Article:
?
Figure 2. Object Relational Designer: The O/R Designer automatically builds the classes you need for language integrated queries when you drag database tables from Server Explorer to the design surface.

With that in mind, here’s how you can implement the customer search example using LINQ to SQL to protect against SQL injection attacks. The first step is to create the object model of the relational data in the database. Visual Studio Orcas includes a new Object Relational Designer (O/R Designer) that enables you to generate the full object model for your database by dragging tables onto the design surface and defining relationships. To build the object model for our Northwind Customers table, you create a LINQ to SQL database file in your application by selecting “Add New Item?” on your project and choosing the “LINQ to SQL File” template, which opens in the O/R Designer. To automatically build the complete object model for the Customers table, select that table in the Server Explorer and drag it on to the O/R Designer design surface, as shown in Figure 2. In this example, the O/R Designer adds a file named Customers.designer.cs that defines the classes you’ll use in code rather than writing code to interact directly with the database.

After defining the object model classes for the data in the Customers table, you can query the data directly in code for the customer data search page. The Page_Load method for the LINQ-powered page (LINQtoSQL.aspx.cs), instantiates the CustomersDataContext class created by the O/R Designer, reusing the same connection string used previously in the SQLInjection.aspx page. The LINQ query below retrieves a collection of Customer objects that match my where clause:

   protected void Page_Load(object sender, EventArgs e)   {      string connectionString =         ConfigurationManager.ConnectionStrings         ["northwndConnectionString1"].ConnectionString;         CustomersDataContext db = new         CustomersDataContext(connectionString);         GridView1.DataSource =           from customer in db.Customers          where customer.CompanyName ==           txtCompanyName.Text          orderby customer.CompanyName          select customer;         GridView1.DataBind();   }   

Using LINQ to SQL, if I provide “Ernst Handel” as the Search value, the SQL statement generated by LINQ at runtime and executed on the server looks like this:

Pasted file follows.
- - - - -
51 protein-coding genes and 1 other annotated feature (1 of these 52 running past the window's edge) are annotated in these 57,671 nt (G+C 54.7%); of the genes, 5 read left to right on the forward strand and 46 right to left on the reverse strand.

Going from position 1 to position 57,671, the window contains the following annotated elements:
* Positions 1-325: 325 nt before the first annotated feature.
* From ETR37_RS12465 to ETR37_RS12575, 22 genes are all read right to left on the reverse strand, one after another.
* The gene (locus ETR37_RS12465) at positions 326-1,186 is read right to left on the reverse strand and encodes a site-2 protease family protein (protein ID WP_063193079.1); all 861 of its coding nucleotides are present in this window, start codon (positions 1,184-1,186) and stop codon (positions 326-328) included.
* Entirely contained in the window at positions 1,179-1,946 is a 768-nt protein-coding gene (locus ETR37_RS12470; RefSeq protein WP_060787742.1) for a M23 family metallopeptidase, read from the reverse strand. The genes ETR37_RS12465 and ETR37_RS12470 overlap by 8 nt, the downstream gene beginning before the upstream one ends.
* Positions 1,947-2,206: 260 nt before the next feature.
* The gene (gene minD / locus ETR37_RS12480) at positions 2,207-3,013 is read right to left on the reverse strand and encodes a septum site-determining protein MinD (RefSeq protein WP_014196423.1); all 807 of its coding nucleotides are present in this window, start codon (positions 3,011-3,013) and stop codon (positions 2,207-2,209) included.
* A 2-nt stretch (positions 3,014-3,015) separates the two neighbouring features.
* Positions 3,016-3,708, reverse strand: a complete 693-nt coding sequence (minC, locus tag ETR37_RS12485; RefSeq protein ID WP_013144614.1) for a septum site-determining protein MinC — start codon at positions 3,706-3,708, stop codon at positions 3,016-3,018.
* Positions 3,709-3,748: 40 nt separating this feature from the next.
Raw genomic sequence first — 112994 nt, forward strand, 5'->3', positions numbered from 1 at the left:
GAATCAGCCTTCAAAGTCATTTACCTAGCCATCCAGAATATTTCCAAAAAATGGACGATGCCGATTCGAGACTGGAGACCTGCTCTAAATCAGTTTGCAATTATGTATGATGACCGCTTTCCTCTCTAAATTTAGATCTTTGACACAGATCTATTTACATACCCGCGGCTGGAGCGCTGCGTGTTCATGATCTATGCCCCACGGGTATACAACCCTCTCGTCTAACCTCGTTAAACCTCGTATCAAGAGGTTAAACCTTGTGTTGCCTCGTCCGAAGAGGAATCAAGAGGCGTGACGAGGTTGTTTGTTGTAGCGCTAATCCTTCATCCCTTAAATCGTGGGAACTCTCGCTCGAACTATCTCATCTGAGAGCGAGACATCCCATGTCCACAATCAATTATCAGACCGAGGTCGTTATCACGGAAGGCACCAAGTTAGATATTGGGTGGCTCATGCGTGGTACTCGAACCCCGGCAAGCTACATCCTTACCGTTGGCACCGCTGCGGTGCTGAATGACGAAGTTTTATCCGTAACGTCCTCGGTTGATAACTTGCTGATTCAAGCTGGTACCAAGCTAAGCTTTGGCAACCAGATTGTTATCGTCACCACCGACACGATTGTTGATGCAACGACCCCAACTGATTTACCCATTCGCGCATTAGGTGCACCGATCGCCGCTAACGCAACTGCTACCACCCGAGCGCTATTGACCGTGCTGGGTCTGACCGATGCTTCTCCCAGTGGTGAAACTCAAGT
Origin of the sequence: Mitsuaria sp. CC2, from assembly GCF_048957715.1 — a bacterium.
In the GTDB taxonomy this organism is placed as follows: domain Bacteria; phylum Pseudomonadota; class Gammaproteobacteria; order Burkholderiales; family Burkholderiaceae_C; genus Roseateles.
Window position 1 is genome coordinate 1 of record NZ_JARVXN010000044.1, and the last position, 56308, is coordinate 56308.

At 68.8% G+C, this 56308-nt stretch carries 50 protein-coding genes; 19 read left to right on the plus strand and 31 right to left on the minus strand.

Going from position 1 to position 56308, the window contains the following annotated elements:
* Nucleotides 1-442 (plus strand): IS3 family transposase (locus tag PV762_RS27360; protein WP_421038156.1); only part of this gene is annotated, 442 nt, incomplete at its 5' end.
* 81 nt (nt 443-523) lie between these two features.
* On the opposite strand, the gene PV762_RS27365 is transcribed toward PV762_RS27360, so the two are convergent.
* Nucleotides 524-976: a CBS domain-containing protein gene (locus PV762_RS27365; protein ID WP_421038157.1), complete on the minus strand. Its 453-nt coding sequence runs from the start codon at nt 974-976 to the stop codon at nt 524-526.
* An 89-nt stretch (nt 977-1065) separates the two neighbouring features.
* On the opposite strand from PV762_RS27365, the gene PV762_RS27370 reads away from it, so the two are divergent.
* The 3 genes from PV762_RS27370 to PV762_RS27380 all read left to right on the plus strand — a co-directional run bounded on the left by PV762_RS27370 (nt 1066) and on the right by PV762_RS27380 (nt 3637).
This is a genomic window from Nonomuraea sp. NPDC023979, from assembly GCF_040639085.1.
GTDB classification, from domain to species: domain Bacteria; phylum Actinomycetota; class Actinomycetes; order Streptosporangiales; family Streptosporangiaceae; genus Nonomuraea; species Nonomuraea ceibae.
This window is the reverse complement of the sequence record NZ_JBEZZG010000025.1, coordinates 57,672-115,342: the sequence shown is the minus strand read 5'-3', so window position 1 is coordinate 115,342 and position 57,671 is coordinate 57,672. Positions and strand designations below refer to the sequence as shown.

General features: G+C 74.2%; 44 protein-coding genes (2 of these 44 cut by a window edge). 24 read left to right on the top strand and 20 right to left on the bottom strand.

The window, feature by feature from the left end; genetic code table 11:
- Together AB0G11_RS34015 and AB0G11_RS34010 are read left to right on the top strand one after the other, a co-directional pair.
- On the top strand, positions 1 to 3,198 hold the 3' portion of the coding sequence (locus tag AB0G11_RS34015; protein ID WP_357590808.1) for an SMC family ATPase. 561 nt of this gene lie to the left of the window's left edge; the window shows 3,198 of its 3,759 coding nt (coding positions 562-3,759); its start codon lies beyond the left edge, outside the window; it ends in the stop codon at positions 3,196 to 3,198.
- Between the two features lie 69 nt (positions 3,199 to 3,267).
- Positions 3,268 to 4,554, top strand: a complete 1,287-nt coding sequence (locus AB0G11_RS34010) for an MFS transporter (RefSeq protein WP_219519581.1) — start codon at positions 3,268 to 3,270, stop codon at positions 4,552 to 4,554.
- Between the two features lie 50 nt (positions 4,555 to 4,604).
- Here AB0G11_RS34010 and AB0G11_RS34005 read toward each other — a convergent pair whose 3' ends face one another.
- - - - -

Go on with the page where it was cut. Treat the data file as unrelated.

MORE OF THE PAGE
SELECT [t0].[CustomerID], [t0].[CompanyName],      [t0].[ContactName], [t0].[ContactTitle], [t0].[Address],      [t0].[City], [t0].[Region], [t0].[PostalCode], [t0].[Country],      [t0].[Phone], [t0].[Fax]   FROM [dbo].[Customers] AS [t0]   WHERE [t0].[CompanyName] = @p0   ORDER BY [t0].[CompanyName]}

As you can see, the WHERE clause is parameterized automatically; therefore, it’s impervious to attack with conventional SQL injection attacks. No matter what values a user provides as input to the search page, this query is type-safe and will not allow input to execute commands on the server. If you input the attack string used earlier for the SQL injection exploit, the query returns no rows. In fact, the most harm that a user could do with this query is to perform a brute force attack, using the search function to enumerate all the company records in the Customers table by guessing every possible value. But even that only provides the Customers values already exposed on that page, and gives attackers no opportunity to inject commands that provide access to additional tables or data in the database.

LINQ to Security
As the examples have shown, it’s easy to introduce SQL injection vulnerabilities into web applications, and easy to fix them with proper diligence. But nothing inherently protects developers from making these simple, yet dangerous mistakes. However, Microsoft’s LINQ to SQL technology removes the possibility of SQL injection attacks from database applications by letting developers interact directly with object models generated from relational data rather than directly with the database itself. The LINQ infrastructure built into C# and Visual Basic takes care of formulating legal and safe SQL statements, preventing SQL injection attacks and enabling developers to focus on the programming language most natural to them. Whether you choose to use LINQ to SQL as part of new .NET application development or have the opportunity to retrofit it into the data access of existing production applications, you will be making a choice to build more secure applications.